North Carolina is home to around 100 monuments to the Confederacy.  Governor Roy Cooper says all should come down in the wake of the death of a woman who was counter protesting a white supremacist march in Charlottesville, Virginia.  But a 2-year-old state law prohibits local governments from removing the monuments without state approval, keeping many of them in place for t

Lawmakers are returning to Raleigh this week to vote on new legislative district maps for next year's North Carolina General Assembly elections.  The U.S. Supreme Court ruled current districts were illegally gerrymandered using race as the deciding factor in creating them.

CAROLYN KASTER / AP

President Trump addressed the nation Monday night on U.S. engagement and "the path forward" in Afghanistan and South Asia. Senior U.S. officials tell NPR that the president is expected to order about 4,000 additional troops to Afghanistan. The decision follows months of deliberation within the Trump Administration, involving top military commanders, political advisers and even enlisted veterans of the nearly 16-year war. NPR journalists from across the newsroom are offering context and analysis about President Trump's remarks.

Matt Bush BPR

Tens of thousands took in the solar eclipse in Western North Carolina.  In the path of totality to the west of Asheville, there was heavy cloud cover and even some rain.  Those who watched in the city however caught a break.

Courtesy of Romeo Durscher/NASA

The excitement has been building for weeks and weeks. On Monday, August 21st the solar eclipse will finally be here. It will darken the skies along a path from Oregon to South Carolina. It's the first eclipse that will be seen from coast to coast in 99 years. Millions will don special glasses or watch through pinhole projectors. Eclipse enthusiasts say totality never disappoints. Follow this live updating map tracking the position of the eclipse across the United States.  Beneath the map is a live blog from NPR journalists and others experiencing the eclipse across the U.S.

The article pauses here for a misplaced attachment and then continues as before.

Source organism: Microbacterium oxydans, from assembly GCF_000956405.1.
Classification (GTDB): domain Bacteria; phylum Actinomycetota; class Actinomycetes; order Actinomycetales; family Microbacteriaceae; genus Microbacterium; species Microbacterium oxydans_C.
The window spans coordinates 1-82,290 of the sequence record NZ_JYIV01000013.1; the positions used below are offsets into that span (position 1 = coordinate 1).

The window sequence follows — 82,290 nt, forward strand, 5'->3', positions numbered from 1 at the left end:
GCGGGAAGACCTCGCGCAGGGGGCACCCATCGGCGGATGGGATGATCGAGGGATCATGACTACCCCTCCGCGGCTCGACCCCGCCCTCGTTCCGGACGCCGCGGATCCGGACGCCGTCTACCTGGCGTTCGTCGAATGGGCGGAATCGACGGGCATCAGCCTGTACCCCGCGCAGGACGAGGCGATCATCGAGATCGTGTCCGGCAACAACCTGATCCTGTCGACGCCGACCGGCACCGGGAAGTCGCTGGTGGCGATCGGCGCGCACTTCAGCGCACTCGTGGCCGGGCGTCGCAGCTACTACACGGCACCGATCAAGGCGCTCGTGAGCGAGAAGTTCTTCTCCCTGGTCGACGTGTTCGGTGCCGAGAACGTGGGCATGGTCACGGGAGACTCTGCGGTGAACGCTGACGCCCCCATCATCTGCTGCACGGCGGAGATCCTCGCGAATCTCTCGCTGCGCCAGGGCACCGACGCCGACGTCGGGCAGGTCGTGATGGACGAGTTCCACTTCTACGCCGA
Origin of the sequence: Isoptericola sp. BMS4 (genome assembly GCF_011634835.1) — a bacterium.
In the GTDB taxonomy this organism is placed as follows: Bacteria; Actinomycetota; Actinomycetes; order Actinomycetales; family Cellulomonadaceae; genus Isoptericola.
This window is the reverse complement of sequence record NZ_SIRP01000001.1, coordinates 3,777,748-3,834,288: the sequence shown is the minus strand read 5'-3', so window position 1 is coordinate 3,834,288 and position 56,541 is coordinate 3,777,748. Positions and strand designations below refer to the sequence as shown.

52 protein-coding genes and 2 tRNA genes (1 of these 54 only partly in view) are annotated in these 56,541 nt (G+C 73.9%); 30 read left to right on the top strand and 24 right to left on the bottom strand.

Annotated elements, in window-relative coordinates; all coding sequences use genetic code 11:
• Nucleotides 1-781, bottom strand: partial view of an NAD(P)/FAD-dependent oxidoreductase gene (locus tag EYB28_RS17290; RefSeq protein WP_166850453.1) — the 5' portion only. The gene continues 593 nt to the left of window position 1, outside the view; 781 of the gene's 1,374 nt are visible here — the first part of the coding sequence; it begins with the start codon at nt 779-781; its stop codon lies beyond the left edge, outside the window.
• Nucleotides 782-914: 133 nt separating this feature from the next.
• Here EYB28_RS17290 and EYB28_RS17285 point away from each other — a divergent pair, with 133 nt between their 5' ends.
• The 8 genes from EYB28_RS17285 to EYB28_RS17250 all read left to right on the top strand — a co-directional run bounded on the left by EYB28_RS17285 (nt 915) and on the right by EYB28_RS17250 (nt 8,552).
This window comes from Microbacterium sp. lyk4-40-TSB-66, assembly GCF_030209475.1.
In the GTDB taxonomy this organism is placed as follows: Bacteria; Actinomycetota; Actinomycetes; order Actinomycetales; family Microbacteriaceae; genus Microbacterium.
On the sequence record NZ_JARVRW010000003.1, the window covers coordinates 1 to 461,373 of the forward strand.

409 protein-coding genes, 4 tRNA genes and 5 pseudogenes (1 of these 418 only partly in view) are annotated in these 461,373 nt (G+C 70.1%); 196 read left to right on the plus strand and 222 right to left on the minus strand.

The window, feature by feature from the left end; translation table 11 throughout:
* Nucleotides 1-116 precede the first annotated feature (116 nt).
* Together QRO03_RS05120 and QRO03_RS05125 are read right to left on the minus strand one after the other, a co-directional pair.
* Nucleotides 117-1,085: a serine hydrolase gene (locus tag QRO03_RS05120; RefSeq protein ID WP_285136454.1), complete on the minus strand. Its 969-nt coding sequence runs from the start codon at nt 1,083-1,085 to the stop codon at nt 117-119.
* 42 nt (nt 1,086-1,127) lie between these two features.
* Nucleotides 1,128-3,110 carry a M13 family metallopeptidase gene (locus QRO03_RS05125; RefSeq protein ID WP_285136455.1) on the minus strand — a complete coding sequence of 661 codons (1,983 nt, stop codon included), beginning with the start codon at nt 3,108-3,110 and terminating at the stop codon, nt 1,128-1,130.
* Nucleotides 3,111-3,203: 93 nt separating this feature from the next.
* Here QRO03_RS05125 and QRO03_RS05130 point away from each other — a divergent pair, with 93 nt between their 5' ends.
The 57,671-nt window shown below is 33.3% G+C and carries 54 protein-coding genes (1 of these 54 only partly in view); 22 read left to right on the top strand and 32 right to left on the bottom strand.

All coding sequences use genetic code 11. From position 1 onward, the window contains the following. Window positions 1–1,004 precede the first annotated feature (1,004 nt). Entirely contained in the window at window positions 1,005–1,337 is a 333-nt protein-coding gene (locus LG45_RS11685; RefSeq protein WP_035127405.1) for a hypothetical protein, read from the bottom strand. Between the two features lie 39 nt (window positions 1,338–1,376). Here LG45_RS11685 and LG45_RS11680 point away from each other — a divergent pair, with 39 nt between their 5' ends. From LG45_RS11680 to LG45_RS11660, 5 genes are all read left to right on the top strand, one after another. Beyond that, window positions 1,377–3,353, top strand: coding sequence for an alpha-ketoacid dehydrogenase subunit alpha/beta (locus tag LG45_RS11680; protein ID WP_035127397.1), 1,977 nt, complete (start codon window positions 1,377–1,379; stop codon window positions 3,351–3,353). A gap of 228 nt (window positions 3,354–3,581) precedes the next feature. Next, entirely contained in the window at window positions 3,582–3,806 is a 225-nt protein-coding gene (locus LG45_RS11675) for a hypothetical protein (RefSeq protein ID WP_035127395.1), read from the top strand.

Dennis di Cicco / Sky & Telescope

Blue Ridge Public Radio is providing live video streams on total solar eclipse day from two locations within the path of totality.  The links are below!

From our tower on Wine Springs Bald near Franklin

From our tower on Rich Mountain near Brevard

Matt Bush BPR

Asheville police arrested four people Friday morning for attempting to vandalize a Confederate marker in Pack Square downtown.  Police say protestors gathered around the Vance Monument before 8 a.m. Friday.  Several then attempted to damage the smaller marker in front of the monument that has a plaque with the likeness of Confederate General Robert E. Lee.  Arrested were 27-year-old Nicole Townsend, 45-year-old Amy Cantrell, 30-year-old Hillary Brown, and 34-year-old Adrienne Sigmon.  All are from Asheville and all four face charges of Damage to Real Property.

Rick Fienberg / TravelQuest International / Wilderness Travel

What did indigenous peoples think of eclipses?  How did they interpret and react to them?  Those are just a few of the topics that will be covered in a class at UNC-Asheville this fall inspired by Monday's total solar eclipse that will pass through Western North Carolina.  BPR's Matt Bush spoke with the two professors that will lead the class - Juan Sanchez-Martinez (modern languages & indigenous studies) and Britt Lundgren (physics).